Use this URL to cite or link to this record in EThOS: http://ethos.bl.uk/OrderDetails.do?uin=uk.bl.ethos.699309
Title: Improving the quality of bug data in software repositories
Author: Auwal, Bilyaminu Romo
ISNI:       0000 0004 5988 9991
Awarding Body: Brunel University London
Current Institution: Brunel University
Date of Award: 2016
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Abstract:
Context : Researchers have increasingly recognised the benefit of mining software repositories to extract information. Thus, integrating a version control tool (VC tool) and bug tracking tool (BT tool) in mining software repositories as well as synchronising missing bug tracking data (BT data) and version control log (VC log) becomes of paramount importance, in order to improve the quality of bug data in software repositories. In this way, researchers can do good quality research for software project benefit especially in open source software projects where information is limited in distributed development. Thus, shared data to track the issues of the project are not common. BT data often appears not to be mirrored when considering what developers logged as their actions, resulting in reduced traceability of defects in the development logs (VC logs). VC system (Version control system) data can be enhanced with data from bug tracking system (BT system), because VC logs reports about past software development activities. When these VC logs and BT data are used together, researchers can have a more complete picture of a bug’s life cycle, evolution and maintenance. However, current BT system and VC systems provide insufficient support for cross-analysis of both V Clogs and BT data for researchers in empirical software engineering research: prediction of software faults, software reliability, traceability, software quality, effort and cost estimation, bug prediction, and bug fixing. Aims and objectives: The aim of the thesis is to design and implement a tool chain to support the integration of a VC tool and a BT tool, as well as to synchronise the missing VC logs and BT data of open-source software projects automatically. The syncing process, using Bicho (BT tool) and CVSAnalY (VC tool), will be demonstrated and evaluated on a sample of 344 open source software (OSS) projects. Method: The tool chain was implemented and its performance evaluated semi-automatically. The SZZ algorithm approach was used to detect and trace BT data and VC logs. In its formulation, the algorithm looks for the terms "Bugs," or "Fixed" (case-insensitive) along with the ’#’ sign, that shows the ID of a bug in the VC system and BT system respectively. In i addition, the SZZ algorithm was dissected in its formulation and precision and recall analysed for the use of “fix”, “bug” or “# + digit” (e.g., #1234), was detected was detected when tracking possible bug IDs from the VC logs of the sample OSS projects. Results: The results of this analysis indicate that use of “# + digit” (e.g., #1234) is more precise for bug traceability than the use of the “bug” and “fix” keywords. Such keywords are indeed present in the VC logs, but they are less useful when trying to connect the development actions with the bug traces – that is, their recall is high. Overall, the results indicate that VC log and BT data retrieved and stored by automatic tools can be tracked and recovered with better accuracy using only a part of the SZZ algorithm. In addition, the results indicate 80-95% of all the missing BT data and VC logs for the 344 OSS projects has been synchronised into Bicho and CVSAnalY database respectively. Conclusion: The presented tool chain will eliminate and avoid repetitive activities in traceability tasks, as well as software maintenance and evolution. This thesis provides a solution towards the automation and traceability of BT data of software projects (in particular, OSS projects) using VC logs to complement and track missing bug data. Synchronising involves completing the missing data of bug repositories with the logs de tailing the actions of developers. Synchronising benefit various branches of empirical software engineering research: prediction of software faults, software reliability, traceability, software quality, effort and cost estimation, bug prediction ,and bug fixing.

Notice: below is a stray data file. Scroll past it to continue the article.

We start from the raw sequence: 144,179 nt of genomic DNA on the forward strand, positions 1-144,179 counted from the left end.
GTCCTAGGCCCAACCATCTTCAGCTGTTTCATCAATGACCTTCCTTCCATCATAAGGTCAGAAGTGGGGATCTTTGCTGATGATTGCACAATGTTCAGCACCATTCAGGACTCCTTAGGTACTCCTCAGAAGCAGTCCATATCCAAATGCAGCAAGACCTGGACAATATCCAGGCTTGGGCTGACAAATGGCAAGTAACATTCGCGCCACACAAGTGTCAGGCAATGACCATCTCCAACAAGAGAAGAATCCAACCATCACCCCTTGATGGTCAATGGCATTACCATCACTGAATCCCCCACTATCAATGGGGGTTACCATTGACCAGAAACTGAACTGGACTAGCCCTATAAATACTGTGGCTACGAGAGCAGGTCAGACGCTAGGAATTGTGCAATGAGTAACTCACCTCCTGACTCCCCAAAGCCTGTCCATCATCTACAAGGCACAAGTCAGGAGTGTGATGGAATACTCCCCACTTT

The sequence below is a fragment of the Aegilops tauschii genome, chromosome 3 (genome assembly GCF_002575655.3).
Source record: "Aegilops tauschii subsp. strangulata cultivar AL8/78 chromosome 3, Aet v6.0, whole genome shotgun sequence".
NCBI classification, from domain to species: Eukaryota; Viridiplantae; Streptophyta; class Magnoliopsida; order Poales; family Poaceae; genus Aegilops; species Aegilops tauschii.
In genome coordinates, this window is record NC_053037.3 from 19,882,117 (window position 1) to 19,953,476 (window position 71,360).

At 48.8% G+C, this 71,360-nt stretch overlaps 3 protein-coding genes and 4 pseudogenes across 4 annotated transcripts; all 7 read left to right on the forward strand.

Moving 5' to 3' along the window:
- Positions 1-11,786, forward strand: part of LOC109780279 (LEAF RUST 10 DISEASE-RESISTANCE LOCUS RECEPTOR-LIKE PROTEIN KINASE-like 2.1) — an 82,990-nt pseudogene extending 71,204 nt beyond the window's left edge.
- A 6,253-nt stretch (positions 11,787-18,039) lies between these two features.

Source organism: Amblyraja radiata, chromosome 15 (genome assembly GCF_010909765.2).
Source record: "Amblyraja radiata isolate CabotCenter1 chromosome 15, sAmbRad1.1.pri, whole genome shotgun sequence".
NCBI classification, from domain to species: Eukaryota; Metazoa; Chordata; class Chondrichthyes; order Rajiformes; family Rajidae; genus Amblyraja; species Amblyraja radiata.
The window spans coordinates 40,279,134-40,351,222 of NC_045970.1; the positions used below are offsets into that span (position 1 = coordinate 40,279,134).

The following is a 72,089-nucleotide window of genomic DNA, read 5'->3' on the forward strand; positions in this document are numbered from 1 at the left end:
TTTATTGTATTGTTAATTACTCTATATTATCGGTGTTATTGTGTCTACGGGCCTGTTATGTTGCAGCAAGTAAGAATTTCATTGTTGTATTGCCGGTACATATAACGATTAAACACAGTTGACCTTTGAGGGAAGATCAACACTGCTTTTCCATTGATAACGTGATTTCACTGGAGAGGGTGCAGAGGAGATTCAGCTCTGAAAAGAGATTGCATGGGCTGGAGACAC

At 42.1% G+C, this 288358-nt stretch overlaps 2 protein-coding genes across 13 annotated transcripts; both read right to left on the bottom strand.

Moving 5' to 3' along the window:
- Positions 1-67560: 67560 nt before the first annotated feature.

Supervisor: Capiluppi, A. ; Hall, T. Sponsor: Not available
Qualification Name: Thesis (Ph.D.) Qualification Level: Doctoral
EThOS ID: uk.bl.ethos.699309  DOI: Not available
Keywords: Bug traceability ; Bug accuracy ; Bug fixing-commits ; Synchronising missing bug data ; Identifying bug
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